Title: Color Squared
 Meredith Lee
Release Date: June 27, 2017
Publisher: Clarkson Potter (Crown)
Review Spoilers:  N/A

Just when you start to think that the adult coloring boom is beginning to stagnate, someone like Meredith Lee comes along with a brand-new book that completely changes the game. Color Squared is an intriguing new book that puts your skills to the test while envoking childhood memories of color-by-number pages.

Except these images aren’t nearly that easy to complete!

If you’re getting a little bored of just coloring in complex mandalas or working through the latest licensed coloring book then you might want to check out Color Squared. Just know that you’re in for a challenge! The pixelated retro images look cool when they’re finished, but you’re going to have to work for them.

The first ten pages of Color Squared are actually full of instructions to help intrepid artists make the best possible use of the book. There are numerous different techniques you can employ to complete each image – and Meredith Lee walks you through each of them while also providing examples.

You have a lot of freedom as far as colors and technique go. You can color in the numbered boxes by filling in the boxes completely with color, using a series of dots and circles, or drawing in hashtags, asterisks, and more. Plus the numbers in this adult ‘color-by-number’ book don’t correspond to any pre-determined colors. They’re entirely up to you. Though, the author does recommend a few ‘color palettes’ in the instruction portion of the book to help you out.

In the end, the goal is to have an awesome pixelated image. The images are meant to reflect nostalgic throwbacks to bygone eras. Among the more vintage-themed images are troll dolls, cassette tapes, a Ouija board, and more. Other images can be less thematic. And, trust me, unless you check the key on the back of the page you’re not going to know what the heck you’re coloring until you’re a good ways into it.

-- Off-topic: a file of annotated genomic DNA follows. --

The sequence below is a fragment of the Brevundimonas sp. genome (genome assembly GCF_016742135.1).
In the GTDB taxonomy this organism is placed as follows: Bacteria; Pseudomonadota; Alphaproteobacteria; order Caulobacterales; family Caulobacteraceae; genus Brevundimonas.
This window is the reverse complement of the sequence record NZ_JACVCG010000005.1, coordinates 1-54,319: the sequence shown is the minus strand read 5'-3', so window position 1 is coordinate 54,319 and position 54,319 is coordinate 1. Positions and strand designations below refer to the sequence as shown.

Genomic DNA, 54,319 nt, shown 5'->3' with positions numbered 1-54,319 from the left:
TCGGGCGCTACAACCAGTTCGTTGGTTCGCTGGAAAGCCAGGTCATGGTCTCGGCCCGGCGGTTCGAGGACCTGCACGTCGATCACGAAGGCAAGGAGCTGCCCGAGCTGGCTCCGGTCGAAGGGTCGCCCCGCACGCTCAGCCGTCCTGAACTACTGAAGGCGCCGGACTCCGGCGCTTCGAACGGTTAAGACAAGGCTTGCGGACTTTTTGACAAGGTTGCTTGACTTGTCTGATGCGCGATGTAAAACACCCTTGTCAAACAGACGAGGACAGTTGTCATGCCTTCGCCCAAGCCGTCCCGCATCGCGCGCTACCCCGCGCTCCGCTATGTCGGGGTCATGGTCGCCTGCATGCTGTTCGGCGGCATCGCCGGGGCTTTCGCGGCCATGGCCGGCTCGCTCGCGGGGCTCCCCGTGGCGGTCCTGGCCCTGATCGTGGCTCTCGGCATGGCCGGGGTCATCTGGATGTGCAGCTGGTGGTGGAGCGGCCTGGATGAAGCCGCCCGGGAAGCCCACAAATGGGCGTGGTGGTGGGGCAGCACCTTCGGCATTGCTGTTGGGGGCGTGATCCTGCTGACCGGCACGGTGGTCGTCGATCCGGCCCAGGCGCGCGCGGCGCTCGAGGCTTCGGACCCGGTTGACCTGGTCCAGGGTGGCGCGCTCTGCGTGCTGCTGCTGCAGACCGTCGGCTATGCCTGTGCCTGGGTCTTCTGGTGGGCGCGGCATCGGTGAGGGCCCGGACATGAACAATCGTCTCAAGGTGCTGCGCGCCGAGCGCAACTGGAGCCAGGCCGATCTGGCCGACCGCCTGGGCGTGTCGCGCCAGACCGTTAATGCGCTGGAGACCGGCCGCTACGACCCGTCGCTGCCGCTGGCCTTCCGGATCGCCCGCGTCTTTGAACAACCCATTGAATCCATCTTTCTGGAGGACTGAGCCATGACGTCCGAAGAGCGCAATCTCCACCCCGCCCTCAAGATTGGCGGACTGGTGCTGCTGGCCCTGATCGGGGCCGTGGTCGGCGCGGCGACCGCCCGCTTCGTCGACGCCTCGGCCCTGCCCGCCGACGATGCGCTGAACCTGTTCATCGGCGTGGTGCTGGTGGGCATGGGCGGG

I genuinely think that the idea behind Color Squared is super cool. We’ve seen a lot of other ‘activity book’ activities being adapted for adults. Coloring pages have been all the rage and we’ve seen dot-to-dot books making the rounds, too. So it comes as no surprise that color-by-numbers is getting the adult treatment.

My only real problem with the book is that it is complicated. That’s not necessarily a bad thing, of course. There are tons of people out there who are going to like this book because it’s complicated. They’re going to like the freedom it affords them and the challenges that come with the numbered, ambiguous images. I am just not the most patient person in the world. When I’m coloring I’m doing it to have fun and I really didn’t have much fun with this book. After a while it started to feel a bit tedious. And I never felt like I was doing it right.

But that’s my personal experience. I still think the book is cool — it’s just not something I particularly enjoyed.

Colored Squared is an innovative, challenging adult coloring/’color-by-number’ book that’s perfect for people looking for something new. It’s a lot more complicated than your basic coloring book and the techniques are certainly unique – and potentially frustrating.

In the end, those with the patience and determination to see the images in this book through to the end (and the willingness to experiment with all the different techniques) should find a rewarding experience. But patience is definitely a requirement!


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